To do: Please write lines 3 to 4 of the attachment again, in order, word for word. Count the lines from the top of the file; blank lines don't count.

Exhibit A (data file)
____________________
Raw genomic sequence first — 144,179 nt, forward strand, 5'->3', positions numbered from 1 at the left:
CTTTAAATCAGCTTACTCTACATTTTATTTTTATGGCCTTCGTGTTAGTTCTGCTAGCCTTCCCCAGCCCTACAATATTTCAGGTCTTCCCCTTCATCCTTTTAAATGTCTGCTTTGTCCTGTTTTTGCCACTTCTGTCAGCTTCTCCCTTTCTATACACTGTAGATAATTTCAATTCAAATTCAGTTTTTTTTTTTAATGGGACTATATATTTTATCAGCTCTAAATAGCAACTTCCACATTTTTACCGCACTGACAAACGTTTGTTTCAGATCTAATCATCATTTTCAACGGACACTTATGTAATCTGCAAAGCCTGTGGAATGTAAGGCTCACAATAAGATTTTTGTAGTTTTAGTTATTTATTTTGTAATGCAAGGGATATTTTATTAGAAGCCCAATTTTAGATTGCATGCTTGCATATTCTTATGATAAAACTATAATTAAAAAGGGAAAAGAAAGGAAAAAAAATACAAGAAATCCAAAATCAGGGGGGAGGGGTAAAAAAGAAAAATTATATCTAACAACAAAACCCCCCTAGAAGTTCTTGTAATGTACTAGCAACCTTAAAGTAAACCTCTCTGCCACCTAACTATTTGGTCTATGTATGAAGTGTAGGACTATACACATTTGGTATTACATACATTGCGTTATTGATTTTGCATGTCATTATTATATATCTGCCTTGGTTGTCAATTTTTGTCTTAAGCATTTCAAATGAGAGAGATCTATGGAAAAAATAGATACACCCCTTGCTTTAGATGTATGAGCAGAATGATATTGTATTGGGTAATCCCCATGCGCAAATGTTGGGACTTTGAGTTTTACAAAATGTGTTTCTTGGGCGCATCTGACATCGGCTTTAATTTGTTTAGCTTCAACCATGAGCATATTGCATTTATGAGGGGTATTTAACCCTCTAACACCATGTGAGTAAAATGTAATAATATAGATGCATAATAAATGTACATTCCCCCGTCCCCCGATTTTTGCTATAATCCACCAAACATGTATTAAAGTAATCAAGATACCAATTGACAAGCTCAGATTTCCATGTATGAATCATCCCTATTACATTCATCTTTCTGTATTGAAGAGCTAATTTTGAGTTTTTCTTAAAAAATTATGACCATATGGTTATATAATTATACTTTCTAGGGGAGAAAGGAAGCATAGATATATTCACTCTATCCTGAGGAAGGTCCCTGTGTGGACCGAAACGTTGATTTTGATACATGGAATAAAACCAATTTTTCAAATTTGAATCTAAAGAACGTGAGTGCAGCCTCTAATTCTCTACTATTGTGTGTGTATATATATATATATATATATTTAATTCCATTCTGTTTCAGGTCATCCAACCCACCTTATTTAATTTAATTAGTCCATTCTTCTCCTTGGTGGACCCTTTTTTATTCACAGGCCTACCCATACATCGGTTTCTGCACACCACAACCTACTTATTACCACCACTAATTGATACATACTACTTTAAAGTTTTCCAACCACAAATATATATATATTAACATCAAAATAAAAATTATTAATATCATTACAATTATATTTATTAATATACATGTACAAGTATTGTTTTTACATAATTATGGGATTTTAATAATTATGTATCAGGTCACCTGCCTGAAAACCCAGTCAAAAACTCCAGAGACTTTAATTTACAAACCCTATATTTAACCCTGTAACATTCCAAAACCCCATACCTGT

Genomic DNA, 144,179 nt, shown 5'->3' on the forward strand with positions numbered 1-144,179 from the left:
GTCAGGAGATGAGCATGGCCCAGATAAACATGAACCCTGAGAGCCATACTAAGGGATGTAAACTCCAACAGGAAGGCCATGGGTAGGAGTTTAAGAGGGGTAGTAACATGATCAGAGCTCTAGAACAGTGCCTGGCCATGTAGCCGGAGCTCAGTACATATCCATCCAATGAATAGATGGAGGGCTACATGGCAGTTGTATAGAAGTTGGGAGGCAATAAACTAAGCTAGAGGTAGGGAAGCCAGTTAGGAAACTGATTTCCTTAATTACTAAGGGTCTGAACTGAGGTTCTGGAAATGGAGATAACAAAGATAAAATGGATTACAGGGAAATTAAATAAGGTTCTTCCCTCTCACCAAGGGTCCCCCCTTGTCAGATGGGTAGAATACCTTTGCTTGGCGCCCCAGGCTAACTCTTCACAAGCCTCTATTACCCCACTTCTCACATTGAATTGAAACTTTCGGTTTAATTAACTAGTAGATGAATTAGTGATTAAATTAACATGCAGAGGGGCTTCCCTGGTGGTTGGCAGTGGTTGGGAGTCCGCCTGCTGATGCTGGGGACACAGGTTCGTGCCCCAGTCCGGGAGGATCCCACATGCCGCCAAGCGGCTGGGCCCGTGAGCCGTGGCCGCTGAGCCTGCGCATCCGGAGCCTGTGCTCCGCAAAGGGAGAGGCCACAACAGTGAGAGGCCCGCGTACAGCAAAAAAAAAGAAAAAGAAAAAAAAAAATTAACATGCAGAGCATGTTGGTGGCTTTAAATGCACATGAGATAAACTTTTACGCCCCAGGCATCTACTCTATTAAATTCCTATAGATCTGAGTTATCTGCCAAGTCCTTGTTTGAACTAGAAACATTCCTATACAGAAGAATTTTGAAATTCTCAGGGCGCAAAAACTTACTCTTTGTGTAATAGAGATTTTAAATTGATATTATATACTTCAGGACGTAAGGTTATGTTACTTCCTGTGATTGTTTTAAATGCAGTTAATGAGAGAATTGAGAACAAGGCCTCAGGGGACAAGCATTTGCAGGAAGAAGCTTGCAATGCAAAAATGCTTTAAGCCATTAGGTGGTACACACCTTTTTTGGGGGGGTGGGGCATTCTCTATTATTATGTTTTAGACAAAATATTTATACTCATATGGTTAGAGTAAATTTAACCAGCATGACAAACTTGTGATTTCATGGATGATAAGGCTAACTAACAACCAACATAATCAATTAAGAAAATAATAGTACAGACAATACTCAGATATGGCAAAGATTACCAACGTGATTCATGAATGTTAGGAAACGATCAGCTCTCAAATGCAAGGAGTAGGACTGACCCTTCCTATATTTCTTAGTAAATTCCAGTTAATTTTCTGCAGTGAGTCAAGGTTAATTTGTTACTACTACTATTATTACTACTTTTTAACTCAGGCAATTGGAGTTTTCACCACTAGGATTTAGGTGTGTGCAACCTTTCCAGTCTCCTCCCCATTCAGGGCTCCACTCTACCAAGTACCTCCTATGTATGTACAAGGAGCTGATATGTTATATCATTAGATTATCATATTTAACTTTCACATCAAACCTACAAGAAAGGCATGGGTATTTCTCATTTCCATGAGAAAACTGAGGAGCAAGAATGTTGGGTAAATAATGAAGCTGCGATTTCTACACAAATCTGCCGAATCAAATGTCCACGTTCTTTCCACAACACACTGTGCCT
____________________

Genomic DNA, 144,179 nt, shown 5'->3' on the forward strand with positions numbered 1-144,179 from the left:
GTCAGGAGATGAGCATGGCCCAGATAAACATGAACCCTGAGAGCCATACTAAGGGATGTAAACTCCAACAGGAAGGCCATGGGTAGGAGTTTAAGAGGGGTAGTAACATGATCAGAGCTCTAGAACAGTGCCTGGCCATGTAGCCGGAGCTCAGTACATATCCATCCAATGAATAGATGGAGGGCTACATGGCAGTTGTATAGAAGTTGGGAGGCAATAAACTAAGCTAGAGGTAGGGAAGCCAGTTAGGAAACTGATTTCCTTAATTACTAAGGGTCTGAACTGAGGTTCTGGAAATGGAGATAACAAAGATAAAATGGATTACAGGGAAATTAAATAAGGTTCTTCCCTCTCACCAAGGGTCCCCCCTTGTCAGATGGGTAGAATACCTTTGCTTGGCGCCCCAGGCTAACTCTTCACAAGCCTCTATTACCCCACTTCTCACATTGAATTGAAACTTTCGGTTTAATTAACTAGTAGATGAATTAGTGATTAAATTAACATGCAGAGGGGCTTCCCTGGTGGTTGGCAGTGGTTGGGAGTCCGCCTGCTGATGCTGGGGACACAGGTTCGTGCCCCAGTCCGGGAGGATCCCACATGCCGCCAAGCGGCTGGGCCCGTGAGCCGTGGCCGCTGAGCCTGCGCATCCGGAGCCTGTGCTCCGCAAAGGGAGAGGCCACAACAGTGAGAGGCCCGCGTACAGCAAAAAAAAAGAAAAAGAAAAAAAAAAATTAACATGCAGAGCATGTTGGTGGCTTTAAATGCACATGAGATAAACTTTTACGCCCCAGGCATCTACTCTATTAAATTCCTATAGATCTGAGTTATCTGCCAAGTCCTTGTTTGAACTAGAAACATTCCTATACAGAAGAATTTTGAAATTCTCAGGGCGCAAAAACTTACTCTTTGTGTAATAGAGATTTTAAATTGATATTATATACTTCAGGACGTAAGGTTATGTTACTTCCTGTGATTGTTTTAAATGCAGTTAATGAGAGAATTGAGAACAAGGCCTCAGGGGACAAGCATTTGCAGGAAGAAGCTTGCAATGCAAAAATGCTTTAAGCCATTAGGTGGTACACACCTTTTTTGGGGGGGTGGGGCATTCTCTATTATTATGTTTTAGACAAAATATTTATACTCATATGGTTAGAGTAAATTTAACCAGCATGACAAACTTGTGATTTCATGGATGATAAGGCTAACTAACAACCAACATAATCAATTAAGAAAATAATAGTACAGACAATACTCAGATATGGCAAAGATTACCAACGTGATTCATGAATGTTAGGAAACGATCAGCTCTCAAATGCAAGGAGTAGGACTGACCCTTCCTATATTTCTTAGTAAATTCCAGTTAATTTTCTGCAGTGAGTCAAGGTTAATTTGTTACTACTACTATTATTACTACTTTTTAACTCAGGCAATTGGAGTTTTCACCACTAGGATTTAGGTGTGTGCAACCTTTCCAGTCTCCTCCCCATTCAGGGCTCCACTCTACCAAGTACCTCCTATGTATGTACAAGGAGCTGATATGTTATATCATTAGATTATCATATTTAACTTTCACATCAAACCTACAAGAAAGGCATGGGTATTTCTCATTTCCATGAGAAAACTGAGGAGCAAGAATGTTGGGTAAATAATGAAGCTGCGATTTCTACACAAATCTGCCGAATCAAATGTCCACGTTCTTTCCACAACACACTGTGCCT